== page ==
Australia vs. New Zealand: A Close Call
- Lack of travel opportunities leaves expats feeling isolated
- Kiwis even more welcoming than the traditionally friendly Australians
- Great work-life balance but high cost of living
- Expat parents praise affordable, high-quality Australian education
Remote Locations — But Very Attractive Nonetheless
Expats appreciate the region for its quality of life, with New Zealand and Australia ranking 13th and 16th out of 67, respectively, in the Quality of Life Index. More than one-fifth of the respondents in each country say their main reason for moving there was the quality of life.
However, the quality of living is not necessarily appreciated for the very same reasons in both countries: 45% of expats in Australia consider the weather very good, compared to only 26% in New Zealand. Moreover, looking at travel opportunities, 29% of expats are very satisfied in the former destination, while only 19% think the same about New Zealand. But even Australia’s score is low compared to the 40% of expats worldwide who are very satisfied with this factor: survey respondents feel the region’s relative isolation.
New Zealand scores more points when it comes to healthcare: 24% find medical care very affordable, compared to 16% in Australia. The country also has an advantage regarding the quality of the environment, with 63% judging it very good, as compared to 50% in Australia. Both countries perform extremely well compared to the global average of 28%, though.
Are “Kiwis” the Friendlier Folks?
The region is among the easiest places to settle in. According to the Ease of Settling In Index, Australia ranks 20th, and New Zealand even 5th out of 67. The difference can be partly explained by the friendliness towards foreign residents, judged favorably by 83% of expats in New Zealand, compared to 71% in Australia.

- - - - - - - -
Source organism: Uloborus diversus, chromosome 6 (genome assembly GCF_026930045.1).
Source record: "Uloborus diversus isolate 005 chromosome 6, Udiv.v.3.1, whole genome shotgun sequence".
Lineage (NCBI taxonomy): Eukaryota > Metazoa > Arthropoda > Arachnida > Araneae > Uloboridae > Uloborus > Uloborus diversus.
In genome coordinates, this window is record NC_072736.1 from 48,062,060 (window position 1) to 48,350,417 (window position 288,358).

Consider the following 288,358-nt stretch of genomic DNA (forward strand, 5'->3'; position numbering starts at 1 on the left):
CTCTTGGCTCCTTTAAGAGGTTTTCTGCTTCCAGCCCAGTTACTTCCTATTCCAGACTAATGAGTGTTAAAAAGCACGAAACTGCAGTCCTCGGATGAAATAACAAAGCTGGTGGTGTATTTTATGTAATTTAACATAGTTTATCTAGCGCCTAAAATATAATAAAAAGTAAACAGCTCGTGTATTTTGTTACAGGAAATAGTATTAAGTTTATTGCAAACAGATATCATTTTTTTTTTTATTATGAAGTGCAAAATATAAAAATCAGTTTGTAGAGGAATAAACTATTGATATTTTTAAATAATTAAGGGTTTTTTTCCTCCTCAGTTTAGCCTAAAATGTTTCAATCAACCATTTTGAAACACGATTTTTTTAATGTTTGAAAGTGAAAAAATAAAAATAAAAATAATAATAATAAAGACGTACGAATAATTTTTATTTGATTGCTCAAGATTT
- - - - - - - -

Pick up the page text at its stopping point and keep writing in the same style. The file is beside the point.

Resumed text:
Furthermore, while Australian people have a general reputation of being friendly, according to expats, New Zealand does it even better: 21% think it is very easy to make local friends, compared to 14% in Australia. Also, 34% of expats say it is extremely easy to get used to the local culture in New Zealand, while 29% in Australia share that view. Generally speaking, both local cultures seem to be fairly welcoming, since only 16% say the same worldwide.
The warm welcome might help to explain why these countries attract more expat women than average: 61% and 59% of expats in Australia and New Zealand, respectively, are female.
Moreover, Australia attracts a more adventurous type of expats than New Zealand. To live in a country full of crocodiles, snakes, and flying spiders, you need to be unflappable!
Good Career Opportunities, Very High Cost of Living
Similarly, the region performs very well in the Working Abroad Index, with Australia ranking 10th and New Zealand coming in 4th out of 67. Career prospects are considered satisfactory in both countries, with 67% of expats in Australia and 70% in New Zealand rating them positively.
Work-life balance here is excellent, with 71% of respondents in Australia agreeing they have a good work-life balance and 79% saying the same about New Zealand. The worldwide average is only 60%. Furthermore, expats in these countries work an average 38.6 hours a week, compared to the global average of 41.4 hours.
Expats in Australia are slightly more apprehensive about losing their job than expats in New Zealand: around 59% in the former judge their job security positively, while 76% in the latter give it favorable ratings. However, Australia doesn’t perform worse than the global average of 56%.
So far, expat life here seems to be a paradise; but the downside comes in the Personal Finance Index, where Australia ranks 51st and New Zealand comes 44th out of 67. In fact, 10% of expats in Australia say their disposable income is not nearly enough, compared to 3% in New Zealand: the survey respondents confirm the fact that life in Australia is rather expensive.
Finally, more than half the expats in Australia (52%) are unhappy with the cost of living, while 43% say the same in New Zealand. Both countries do badly compared to the global average of 32%.
Family Life Is Easier Down Under
Unfortunately, too few expat parents living in New Zealand participated in the survey this year, which is why only Australia makes an appearance in the 2016 Family Life Index.
Australia is ranked 7th out of 45 in the Family Life Index, and it performs well in most subcategories. For example, only 2% of expats disagree with the statement that education options are numerous and widely available, compared to a staggering 31% worldwide.
Furthermore, education is deemed easy to afford by 64% of expats, compared to 45% globally. The quality of education is also appreciated by an impressive 84% of respondents, while only 64% rate it positively around the world.
Finally, nearly half of the expat parents in Australia (49%) are very satisfied with their children’s health, compared to 30% worldwide; another 90% of them are happy with the overall safety of their kids, a good performance compared to the 75% who say the same around the globe.